Oxford University is considered to be the oldest university in the English speaking world. Although there are no written record as to when teaching actually began there it is believed to have started somewhere at round 1096. What the records do show is that the school began to grow rapidly at around 1167; this was after King Henry II banned English students from attending the University of Paris. In 1209, after disputes with the townspeople of Oxford, some of the professors moved to the town of Cambridge, there founding the University of Cambridge, the second oldest university. Together with Oxford they are referred to as the “ancient universities.” Because of their histories they are often referred jointly as “Oxbridge.”
Oxford is a “city” university, this means it doesn’t have a main campus of its own, but rather the school’s buildings are intermixed with homes and businesses throughout the town. Oxford University is made up of 38 colleges as well as a host of other academic institutions. It is also home to one of the oldest and very prestigious scholarships, the Rhodes scholarship. The school also has the oldest university museum and the largest university press in the world, the Oxford Press.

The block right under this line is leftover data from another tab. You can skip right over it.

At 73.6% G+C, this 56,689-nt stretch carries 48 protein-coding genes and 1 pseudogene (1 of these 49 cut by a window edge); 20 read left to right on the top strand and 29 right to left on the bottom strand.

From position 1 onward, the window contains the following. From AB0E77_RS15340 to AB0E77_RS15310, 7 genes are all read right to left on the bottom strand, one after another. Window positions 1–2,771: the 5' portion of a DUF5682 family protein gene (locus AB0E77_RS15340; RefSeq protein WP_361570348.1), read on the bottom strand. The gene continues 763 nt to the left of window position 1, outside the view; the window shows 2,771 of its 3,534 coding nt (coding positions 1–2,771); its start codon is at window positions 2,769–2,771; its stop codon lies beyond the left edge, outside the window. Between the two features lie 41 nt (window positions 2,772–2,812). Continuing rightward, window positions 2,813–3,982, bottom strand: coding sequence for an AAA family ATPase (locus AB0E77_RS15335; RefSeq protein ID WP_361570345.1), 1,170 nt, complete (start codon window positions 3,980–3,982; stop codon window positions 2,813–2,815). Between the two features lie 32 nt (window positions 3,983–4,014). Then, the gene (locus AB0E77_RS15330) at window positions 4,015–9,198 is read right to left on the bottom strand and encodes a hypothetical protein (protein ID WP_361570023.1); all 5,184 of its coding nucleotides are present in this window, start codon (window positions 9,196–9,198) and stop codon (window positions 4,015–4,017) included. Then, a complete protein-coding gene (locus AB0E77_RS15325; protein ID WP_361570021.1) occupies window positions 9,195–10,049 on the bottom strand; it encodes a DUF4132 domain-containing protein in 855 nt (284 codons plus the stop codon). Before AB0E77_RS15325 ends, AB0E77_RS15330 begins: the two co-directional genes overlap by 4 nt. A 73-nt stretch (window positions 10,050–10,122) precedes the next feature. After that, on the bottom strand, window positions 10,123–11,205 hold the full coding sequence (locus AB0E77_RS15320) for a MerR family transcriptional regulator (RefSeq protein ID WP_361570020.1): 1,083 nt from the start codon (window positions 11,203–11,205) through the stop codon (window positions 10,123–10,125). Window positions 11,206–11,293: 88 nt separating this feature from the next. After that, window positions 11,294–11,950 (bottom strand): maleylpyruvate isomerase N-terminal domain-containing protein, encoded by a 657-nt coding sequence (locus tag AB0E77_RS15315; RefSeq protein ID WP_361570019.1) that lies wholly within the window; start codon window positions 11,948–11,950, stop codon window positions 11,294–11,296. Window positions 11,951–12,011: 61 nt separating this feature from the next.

Its alum includes 27 Nobel laureates, 26 Prime Ministers of the United Kingdom, and a host of foreign heads of state. In addition many famous authors and artist attended school there. The apartment where author Lewis Carroll, of Alice’s Adventures in Wonderland, stayed when he attended the university was pointed out to us.
The buildings of Oxford, and those of the town, have an accumulation of traditions and history that goes throughout the centuries and will continually thrill you as walked around this ancient city.
One of the most interesting structures is the Hertford Bridge. This bridge was built in 1911 as a skyway to connect the two parts of Hertford College. I was told that its design is of the Bridge of Sighs in Venice Italy. However this seems to be a legend, the Hertford Bridge was never designed after that famous Venetian bridge. In fact after seeing the Bridge of Signs in Venice the one at Oxford looks more like Venice’s Rialto Bridge.
Other unique buildings at Oxford are the Radcliffe Camera, built between 1737 and 1749, that houses the Radcliffe Science Library, the Sheldonian Theater, built in 1664, where concerts, lectures and ceremonies are held even today.